When Grete Waitz won the New York City Marathon for the first time in 1978–she would be victorious in the race eight more times over the next 10 years–competitive marathon running for women was still in its infancy. But Waitz, who died today at 57 in her native Norway, helped bring it into the international spotlight.
Consider how long it took for women to be recognized for running such a long way: Not only were women disallowed from the Olympics in ancient Greece, but they weren’t immediately allowed into the modern Olympics either. You can’t stop a woman who wants to run, though: In 1896, Stamatis Rovithi ran the marathon course anyway, a month before the Games were revived in Athens. And during the actual Olympic marathon that year, a woman nicknamed Melpomene (who may have been Rovithi) snuck into the race, finishing it with a lap around the outside of Panathinaiko Stadium because she was barred from entering.
A woman wasn’t officially timed in the marathon until 1926, and until 1972 women were barred from the famous Boston Marathon. That didn’t stop Roberta Gibb from sneaking into the race in 1966, nor Katherine Switzer, who registered as K.V. Switzer in 1967. Indeed, it was 44 years ago TODAY that Switzer became famous when a Boston race official tried unsuccessfully to pull her off the course. She used her fame to lobby for the inclusion of women in all marathons and for the establishment of an Olympic woman’s marathon. Thanks to other women’s sports activists, especially U.S. marathoner Jacqueline Hansen, the International Olympic Committee finally opened the stadium door to women at the 1984 Los Angeles Games.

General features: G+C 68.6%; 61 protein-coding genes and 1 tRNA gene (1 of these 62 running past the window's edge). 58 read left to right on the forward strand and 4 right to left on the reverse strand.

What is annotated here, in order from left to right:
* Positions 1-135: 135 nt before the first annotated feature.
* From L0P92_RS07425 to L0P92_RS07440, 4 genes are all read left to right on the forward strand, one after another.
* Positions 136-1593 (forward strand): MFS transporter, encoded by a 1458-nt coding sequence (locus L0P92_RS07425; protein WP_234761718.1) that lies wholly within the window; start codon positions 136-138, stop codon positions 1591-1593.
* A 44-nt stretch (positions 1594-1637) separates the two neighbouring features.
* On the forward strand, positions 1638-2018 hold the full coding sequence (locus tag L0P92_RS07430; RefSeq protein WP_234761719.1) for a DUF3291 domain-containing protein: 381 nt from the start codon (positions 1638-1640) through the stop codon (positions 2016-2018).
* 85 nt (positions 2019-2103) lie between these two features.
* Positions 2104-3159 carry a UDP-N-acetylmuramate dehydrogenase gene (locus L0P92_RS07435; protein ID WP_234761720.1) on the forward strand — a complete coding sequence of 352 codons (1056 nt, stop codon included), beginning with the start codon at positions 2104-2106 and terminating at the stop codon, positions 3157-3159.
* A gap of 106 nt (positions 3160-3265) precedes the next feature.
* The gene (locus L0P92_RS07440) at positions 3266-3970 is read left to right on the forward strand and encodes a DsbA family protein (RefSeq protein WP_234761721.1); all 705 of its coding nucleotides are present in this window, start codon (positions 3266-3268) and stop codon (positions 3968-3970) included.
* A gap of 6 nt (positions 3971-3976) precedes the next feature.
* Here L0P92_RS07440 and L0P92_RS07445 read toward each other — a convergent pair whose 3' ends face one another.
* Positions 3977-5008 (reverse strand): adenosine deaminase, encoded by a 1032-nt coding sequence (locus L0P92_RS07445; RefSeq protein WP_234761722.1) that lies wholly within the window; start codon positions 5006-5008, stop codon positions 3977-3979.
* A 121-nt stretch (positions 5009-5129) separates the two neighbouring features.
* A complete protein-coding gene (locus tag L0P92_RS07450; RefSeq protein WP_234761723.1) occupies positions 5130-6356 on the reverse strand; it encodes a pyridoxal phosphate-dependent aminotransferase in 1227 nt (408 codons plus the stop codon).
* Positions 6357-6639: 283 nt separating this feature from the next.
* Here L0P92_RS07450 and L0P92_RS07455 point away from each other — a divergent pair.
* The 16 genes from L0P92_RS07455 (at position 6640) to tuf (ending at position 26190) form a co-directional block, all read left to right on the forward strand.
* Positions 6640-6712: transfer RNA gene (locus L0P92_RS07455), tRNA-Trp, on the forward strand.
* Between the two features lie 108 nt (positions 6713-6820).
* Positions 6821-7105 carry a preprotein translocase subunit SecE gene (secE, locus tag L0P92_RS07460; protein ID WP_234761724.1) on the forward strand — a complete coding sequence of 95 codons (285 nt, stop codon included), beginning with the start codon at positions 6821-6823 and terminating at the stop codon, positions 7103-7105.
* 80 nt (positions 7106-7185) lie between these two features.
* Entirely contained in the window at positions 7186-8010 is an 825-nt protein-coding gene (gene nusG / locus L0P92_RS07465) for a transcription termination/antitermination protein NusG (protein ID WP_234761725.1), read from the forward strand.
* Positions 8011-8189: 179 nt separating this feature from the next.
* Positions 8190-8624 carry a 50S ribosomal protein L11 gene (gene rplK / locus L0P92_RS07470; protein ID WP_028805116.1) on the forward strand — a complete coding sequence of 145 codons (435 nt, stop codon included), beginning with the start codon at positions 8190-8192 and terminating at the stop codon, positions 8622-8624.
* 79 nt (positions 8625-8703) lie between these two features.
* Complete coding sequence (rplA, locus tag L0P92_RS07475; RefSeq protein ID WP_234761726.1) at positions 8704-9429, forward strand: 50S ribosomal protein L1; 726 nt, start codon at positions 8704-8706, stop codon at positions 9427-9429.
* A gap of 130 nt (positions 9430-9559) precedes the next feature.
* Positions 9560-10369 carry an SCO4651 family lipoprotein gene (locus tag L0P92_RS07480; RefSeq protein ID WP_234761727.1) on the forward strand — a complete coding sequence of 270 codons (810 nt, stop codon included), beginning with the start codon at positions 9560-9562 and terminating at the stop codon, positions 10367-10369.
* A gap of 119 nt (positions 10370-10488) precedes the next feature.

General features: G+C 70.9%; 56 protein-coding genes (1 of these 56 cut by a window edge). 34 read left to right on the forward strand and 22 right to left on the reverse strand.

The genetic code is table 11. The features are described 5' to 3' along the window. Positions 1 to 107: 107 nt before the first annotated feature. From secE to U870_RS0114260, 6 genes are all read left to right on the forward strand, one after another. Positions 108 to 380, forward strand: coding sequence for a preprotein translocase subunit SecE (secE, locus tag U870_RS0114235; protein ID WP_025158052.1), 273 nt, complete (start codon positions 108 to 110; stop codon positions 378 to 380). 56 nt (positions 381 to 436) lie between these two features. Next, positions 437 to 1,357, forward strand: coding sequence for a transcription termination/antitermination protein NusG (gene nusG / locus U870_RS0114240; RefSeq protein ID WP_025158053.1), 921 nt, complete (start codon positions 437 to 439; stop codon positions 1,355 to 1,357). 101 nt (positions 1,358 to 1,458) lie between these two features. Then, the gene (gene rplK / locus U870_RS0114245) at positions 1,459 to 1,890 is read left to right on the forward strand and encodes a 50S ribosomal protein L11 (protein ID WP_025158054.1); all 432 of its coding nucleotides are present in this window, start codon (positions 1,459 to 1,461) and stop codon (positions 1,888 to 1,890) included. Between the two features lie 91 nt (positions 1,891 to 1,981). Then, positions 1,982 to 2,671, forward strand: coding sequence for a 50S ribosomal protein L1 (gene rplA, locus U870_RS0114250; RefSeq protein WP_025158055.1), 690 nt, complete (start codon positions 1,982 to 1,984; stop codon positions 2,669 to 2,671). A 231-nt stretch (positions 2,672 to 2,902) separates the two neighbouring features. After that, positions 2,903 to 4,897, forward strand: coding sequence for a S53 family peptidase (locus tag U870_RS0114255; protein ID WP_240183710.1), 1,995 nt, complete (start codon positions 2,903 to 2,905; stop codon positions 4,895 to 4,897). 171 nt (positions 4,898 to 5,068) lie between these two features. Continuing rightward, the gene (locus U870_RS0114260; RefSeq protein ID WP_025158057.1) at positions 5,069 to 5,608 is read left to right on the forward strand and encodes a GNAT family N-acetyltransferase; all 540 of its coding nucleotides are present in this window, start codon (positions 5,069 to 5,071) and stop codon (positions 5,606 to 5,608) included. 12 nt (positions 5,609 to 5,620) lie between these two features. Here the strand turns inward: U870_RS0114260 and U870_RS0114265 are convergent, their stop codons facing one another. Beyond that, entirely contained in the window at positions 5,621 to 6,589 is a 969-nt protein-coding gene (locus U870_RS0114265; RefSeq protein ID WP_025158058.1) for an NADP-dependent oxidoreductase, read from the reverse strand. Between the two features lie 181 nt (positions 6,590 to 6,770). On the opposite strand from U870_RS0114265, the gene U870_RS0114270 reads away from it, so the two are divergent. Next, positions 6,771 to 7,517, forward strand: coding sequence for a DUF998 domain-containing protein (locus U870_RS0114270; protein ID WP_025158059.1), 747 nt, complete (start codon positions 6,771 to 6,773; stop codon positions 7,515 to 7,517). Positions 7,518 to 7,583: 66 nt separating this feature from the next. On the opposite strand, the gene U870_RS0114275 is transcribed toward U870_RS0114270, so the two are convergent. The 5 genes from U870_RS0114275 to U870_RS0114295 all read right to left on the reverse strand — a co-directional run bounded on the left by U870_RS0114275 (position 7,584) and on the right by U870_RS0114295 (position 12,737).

Which brings us back to Grete Waitz. Although she didn’t directly lobby for the women’s Olympic marathon, “her successes were often cited by supporters of the race,” writes Charlie Lovett in his excellent review of the long struggle of long-distance women runners in Olympic Marathon. Said Svein Arne Hansen, president of the Norwegian Athletics Federation,
It was Grete who proved that it was possible for women to compete in the longer distances.
She was probably the most famous woman marathoner in the world coming into the ’84 Olympics, having lowered the world record several times and having won the world championship marathon the year before, but she placed second to Joan Benoit in the L.A. race. “Hey, I’m glad to get second,” she reportedly said to Benoit after the winner told her she had “lucked out” when she decided to take a strong lead early in the race.
Waitz ran her last marathon–New York, again–in 1992, trotting along the course at half-speed with the legendary race organizer Fred Lebow, who had been diagnosed with brain cancer. In the past six years, she herself fought an unspecified cancer, and started an Active Against Cancer foundation.
There’s no better way to remember Grete Waitz today than just to watch her run: